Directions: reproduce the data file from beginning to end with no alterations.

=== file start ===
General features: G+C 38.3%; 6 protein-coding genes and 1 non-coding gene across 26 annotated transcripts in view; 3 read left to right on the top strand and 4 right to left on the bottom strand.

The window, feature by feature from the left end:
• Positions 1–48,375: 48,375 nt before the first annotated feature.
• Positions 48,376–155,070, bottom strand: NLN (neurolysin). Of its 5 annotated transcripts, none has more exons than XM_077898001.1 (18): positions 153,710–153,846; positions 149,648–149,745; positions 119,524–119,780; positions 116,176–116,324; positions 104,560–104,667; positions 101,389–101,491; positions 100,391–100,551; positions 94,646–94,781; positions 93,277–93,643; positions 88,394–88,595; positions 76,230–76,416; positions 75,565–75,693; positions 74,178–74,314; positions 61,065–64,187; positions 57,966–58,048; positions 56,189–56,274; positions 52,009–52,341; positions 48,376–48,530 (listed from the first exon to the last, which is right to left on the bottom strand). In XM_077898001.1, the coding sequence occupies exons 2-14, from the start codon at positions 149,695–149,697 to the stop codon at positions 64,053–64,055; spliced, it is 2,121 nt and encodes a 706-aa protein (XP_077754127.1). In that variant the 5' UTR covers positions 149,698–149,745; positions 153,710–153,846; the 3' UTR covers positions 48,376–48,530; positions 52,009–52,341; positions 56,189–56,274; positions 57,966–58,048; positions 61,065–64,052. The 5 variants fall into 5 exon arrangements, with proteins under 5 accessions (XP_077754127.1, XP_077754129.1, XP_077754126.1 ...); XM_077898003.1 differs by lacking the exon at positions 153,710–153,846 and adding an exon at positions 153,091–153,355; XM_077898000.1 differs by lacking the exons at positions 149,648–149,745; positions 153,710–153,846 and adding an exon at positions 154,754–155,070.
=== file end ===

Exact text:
General features: G+C 38.3%; 6 protein-coding genes and 1 non-coding gene across 26 annotated transcripts in view; 3 read left to right on the top strand and 4 right to left on the bottom strand.

The window, feature by feature from the left end:
• Positions 1–48,375: 48,375 nt before the first annotated feature.
• Positions 48,376–155,070, bottom strand: NLN (neurolysin). Of its 5 annotated transcripts, none has more exons than XM_077898001.1 (18): positions 153,710–153,846; positions 149,648–149,745; positions 119,524–119,780; positions 116,176–116,324; positions 104,560–104,667; positions 101,389–101,491; positions 100,391–100,551; positions 94,646–94,781; positions 93,277–93,643; positions 88,394–88,595; positions 76,230–76,416; positions 75,565–75,693; positions 74,178–74,314; positions 61,065–64,187; positions 57,966–58,048; positions 56,189–56,274; positions 52,009–52,341; positions 48,376–48,530 (listed from the first exon to the last, which is right to left on the bottom strand). In XM_077898001.1, the coding sequence occupies exons 2-14, from the start codon at positions 149,695–149,697 to the stop codon at positions 64,053–64,055; spliced, it is 2,121 nt and encodes a 706-aa protein (XP_077754127.1). In that variant the 5' UTR covers positions 149,698–149,745; positions 153,710–153,846; the 3' UTR covers positions 48,376–48,530; positions 52,009–52,341; positions 56,189–56,274; positions 57,966–58,048; positions 61,065–64,052. The 5 variants fall into 5 exon arrangements, with proteins under 5 accessions (XP_077754127.1, XP_077754129.1, XP_077754126.1 ...); XM_077898003.1 differs by lacking the exon at positions 153,710–153,846 and adding an exon at positions 153,091–153,355; XM_077898000.1 differs by lacking the exons at positions 149,648–149,745; positions 153,710–153,846 and adding an exon at positions 154,754–155,070.